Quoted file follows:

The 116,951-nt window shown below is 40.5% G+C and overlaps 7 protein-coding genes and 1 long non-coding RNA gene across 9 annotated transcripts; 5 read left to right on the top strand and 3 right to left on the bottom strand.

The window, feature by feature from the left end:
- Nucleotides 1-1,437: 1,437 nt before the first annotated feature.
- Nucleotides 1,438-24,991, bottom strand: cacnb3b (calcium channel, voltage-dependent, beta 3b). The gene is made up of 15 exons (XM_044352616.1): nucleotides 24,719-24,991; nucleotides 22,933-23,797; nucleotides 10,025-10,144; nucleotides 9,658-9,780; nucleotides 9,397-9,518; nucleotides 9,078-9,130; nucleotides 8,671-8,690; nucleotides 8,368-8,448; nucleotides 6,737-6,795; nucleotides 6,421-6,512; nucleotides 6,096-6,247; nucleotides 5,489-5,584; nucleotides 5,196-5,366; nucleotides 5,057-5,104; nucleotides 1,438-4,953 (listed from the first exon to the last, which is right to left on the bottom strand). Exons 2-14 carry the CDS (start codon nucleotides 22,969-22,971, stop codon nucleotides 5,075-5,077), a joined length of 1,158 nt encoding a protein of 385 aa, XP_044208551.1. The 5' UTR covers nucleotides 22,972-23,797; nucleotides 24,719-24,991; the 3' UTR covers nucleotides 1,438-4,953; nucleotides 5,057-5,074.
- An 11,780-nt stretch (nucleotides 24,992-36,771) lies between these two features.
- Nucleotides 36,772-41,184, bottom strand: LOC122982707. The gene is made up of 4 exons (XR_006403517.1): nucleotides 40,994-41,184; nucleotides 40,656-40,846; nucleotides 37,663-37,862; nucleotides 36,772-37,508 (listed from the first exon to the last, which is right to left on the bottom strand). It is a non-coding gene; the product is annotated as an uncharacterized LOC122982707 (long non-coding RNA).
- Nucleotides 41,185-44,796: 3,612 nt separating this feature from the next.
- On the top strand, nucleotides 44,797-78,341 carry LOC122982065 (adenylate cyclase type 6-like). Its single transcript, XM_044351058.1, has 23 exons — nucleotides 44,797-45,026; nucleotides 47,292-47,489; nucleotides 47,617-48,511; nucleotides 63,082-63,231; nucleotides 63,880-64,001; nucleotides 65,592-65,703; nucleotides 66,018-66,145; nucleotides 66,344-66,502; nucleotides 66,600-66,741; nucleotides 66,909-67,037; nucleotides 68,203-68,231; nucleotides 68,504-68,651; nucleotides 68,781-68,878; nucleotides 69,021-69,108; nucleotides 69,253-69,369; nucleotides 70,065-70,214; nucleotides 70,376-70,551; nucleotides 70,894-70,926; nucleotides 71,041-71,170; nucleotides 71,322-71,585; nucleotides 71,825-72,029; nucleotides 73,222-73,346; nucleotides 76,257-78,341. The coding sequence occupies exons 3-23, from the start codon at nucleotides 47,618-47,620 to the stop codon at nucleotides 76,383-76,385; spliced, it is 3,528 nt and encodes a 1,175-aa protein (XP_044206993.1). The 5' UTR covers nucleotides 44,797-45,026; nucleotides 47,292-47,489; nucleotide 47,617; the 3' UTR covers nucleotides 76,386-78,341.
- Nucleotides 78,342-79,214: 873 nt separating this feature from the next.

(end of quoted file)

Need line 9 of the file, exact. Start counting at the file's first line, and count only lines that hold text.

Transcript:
- Nucleotides 78,342-79,214: 873 nt separating this feature from the next.